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Ted Leonsis's purchase of Washington Wizards approved by NBA

Ted Leonsis, right, whose Lincoln Holdings has owned the Capitals and a 44 percent stake in the Wizards and Verizon Center since 1999, was approved by the NBA to take over from Irene Pollin, left, and family.
Ted Leonsis, right, whose Lincoln Holdings has owned the Capitals and a 44 percent stake in the Wizards and Verizon Center since 1999, was approved by the NBA to take over from Irene Pollin, left, and family. (Bill Kostroun/associated Press)
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By Michael Lee
Washington Post Staff Writer
Wednesday, June 9, 2010

BOSTON -- For the first time in nearly 46 years, an entity other than the Pollin family will own the franchise currently known as the Washington Wizards. The NBA Board of Governors on Tuesday unanimously approved the sale of Washington's basketball franchise to Ted Leonsis's Lincoln Holdings, completing the next-to-last step of his takeover of Washington Sports & Entertainment -- which includes the Wizards, Verizon Center and Ticketmaster.

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"We are pleased that the NBA's Board of Governors has approved Ted Leonsis's purchase of majority ownership of the Wizards from the Pollin family," NBA Commissioner David Stern said in a statement released by the league. "The transaction signifies the end of an era and a passing of the torch into very capable hands. We have long admired what Ted has done with the Washington Capitals in terms of sales, marketing and outreach in the community, and we look forward to him bringing those skills to bear for the Wizards."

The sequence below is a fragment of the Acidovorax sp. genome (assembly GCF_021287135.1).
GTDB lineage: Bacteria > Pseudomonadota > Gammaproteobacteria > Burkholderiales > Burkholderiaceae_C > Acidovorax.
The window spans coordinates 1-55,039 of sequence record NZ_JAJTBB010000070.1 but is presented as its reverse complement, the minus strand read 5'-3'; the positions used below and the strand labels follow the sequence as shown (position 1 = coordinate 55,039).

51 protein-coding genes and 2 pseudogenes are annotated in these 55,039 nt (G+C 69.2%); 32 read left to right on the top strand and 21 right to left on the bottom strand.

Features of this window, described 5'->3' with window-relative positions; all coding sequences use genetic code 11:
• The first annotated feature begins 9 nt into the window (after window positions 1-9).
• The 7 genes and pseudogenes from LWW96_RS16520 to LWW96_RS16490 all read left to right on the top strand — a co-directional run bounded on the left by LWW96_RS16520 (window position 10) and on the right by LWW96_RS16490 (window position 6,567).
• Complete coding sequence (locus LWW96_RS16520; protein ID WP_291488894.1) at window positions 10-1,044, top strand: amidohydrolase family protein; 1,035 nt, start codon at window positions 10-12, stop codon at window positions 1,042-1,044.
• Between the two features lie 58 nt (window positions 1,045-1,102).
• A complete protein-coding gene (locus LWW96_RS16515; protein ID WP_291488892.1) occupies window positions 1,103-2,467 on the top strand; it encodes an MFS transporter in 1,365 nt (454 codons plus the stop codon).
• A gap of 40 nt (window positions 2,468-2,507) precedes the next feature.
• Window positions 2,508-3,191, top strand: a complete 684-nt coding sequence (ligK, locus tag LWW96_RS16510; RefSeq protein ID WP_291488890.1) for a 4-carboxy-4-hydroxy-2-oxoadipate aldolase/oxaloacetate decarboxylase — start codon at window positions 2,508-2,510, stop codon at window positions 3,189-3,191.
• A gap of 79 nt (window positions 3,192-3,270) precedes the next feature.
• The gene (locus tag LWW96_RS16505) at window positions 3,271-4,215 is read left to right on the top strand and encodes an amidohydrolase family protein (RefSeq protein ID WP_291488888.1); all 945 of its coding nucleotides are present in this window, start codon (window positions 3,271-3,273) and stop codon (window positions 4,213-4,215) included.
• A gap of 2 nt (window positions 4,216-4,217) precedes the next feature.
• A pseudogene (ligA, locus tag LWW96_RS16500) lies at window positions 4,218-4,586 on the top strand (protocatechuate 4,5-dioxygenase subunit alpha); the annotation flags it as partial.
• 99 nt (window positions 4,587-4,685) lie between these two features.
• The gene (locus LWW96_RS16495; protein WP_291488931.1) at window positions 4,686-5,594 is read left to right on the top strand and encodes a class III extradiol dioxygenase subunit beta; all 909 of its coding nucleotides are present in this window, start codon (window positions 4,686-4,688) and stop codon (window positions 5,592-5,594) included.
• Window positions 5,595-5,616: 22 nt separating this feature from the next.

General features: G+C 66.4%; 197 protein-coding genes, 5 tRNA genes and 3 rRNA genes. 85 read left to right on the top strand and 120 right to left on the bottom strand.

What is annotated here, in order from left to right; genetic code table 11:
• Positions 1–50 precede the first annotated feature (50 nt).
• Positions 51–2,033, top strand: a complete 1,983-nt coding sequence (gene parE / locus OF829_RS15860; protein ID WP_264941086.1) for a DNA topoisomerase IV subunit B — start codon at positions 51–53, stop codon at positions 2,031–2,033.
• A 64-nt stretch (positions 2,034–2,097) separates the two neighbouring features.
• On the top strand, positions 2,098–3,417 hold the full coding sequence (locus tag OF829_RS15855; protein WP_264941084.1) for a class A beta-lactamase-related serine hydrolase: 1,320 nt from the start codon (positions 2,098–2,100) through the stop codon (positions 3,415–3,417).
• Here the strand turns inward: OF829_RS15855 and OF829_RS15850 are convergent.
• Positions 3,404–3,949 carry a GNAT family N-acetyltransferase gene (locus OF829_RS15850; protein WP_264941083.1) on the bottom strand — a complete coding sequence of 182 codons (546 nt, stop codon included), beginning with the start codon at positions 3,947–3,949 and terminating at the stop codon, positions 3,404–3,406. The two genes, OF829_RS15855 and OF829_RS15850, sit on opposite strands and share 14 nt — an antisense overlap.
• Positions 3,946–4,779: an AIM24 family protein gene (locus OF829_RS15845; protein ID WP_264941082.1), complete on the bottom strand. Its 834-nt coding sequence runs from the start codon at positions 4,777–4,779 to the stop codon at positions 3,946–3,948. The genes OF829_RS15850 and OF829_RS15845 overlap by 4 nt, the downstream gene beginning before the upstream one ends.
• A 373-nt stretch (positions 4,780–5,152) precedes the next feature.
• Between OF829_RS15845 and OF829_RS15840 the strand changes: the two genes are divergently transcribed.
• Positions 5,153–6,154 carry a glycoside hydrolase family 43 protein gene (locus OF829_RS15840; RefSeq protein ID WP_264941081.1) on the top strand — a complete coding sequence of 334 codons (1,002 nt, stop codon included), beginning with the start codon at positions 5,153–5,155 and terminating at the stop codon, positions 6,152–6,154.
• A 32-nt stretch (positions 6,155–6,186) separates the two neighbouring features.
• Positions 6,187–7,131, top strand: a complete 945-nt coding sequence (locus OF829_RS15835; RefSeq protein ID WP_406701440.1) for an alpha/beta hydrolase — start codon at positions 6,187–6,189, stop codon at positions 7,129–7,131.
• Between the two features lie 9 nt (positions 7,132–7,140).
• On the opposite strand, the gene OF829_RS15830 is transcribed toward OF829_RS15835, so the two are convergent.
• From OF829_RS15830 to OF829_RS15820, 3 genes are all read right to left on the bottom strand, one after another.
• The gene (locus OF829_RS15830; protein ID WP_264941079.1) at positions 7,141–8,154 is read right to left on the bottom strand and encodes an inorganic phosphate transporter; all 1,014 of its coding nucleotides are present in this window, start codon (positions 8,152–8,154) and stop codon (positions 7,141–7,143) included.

Leonsis reached an agreement with the Pollin family on May 1 to purchase the remaining 56 percent of Washington Sports & Entertainment that he did not already own. The transition has been in the works for several months, and according to league sources with knowledge of the negotiations, the entire deal was valued at approximately $550 million. Lincoln Holdings will also absorb the Pollin family's portion of a nearly $250 million debt, rooted largely in the building of the Verizon Center, the downtown arena that Abe Pollin financed and opened in 1997.

The deal between Leonsis and the Pollins is expected to officially close on Wednesday, with a formal press conference to follow on Thursday, according to sources. The league had already vetted Leonsis when he purchased the Washington Capitals and a 44 percent stake in Washington Sports & Entertainment from Abe Pollin in 1999. Abe Pollin died of a rare brain disease on Nov. 24 and the franchise had been in a trust run by his widow, Irene, and sons Robert and Jim.

The timing of the move allows Leonsis to have influence over player selection in the June 24 NBA draft and the free agent signing period, which begins on July 1. The Wizards are looking for a turnaround after a difficult period for the franchise and recently was awarded the No. 1 overall pick in the draft, expected to be Kentucky freshman John Wall. The team will also have nearly $20 million in cap space this summer.

Leonsis met with Stern and other NBA officials the morning of the draft lottery. That evening, he expressed his excitement about taking over for Pollin while staying committed to his legacy. "I hope to pay appropriate homage to that legacy while still trying to create my own way," Leonsis said.

He added that his passion for basketball began as a child in Brooklyn, N.Y. "I grew up playing basketball. I grew up a Knicks fan. I grew up in the good days when the Knicks were fantastic at fundamental basketball and winning championships," Leonsis said last month. "I'm ready. I'm really psyched for the opportunity."


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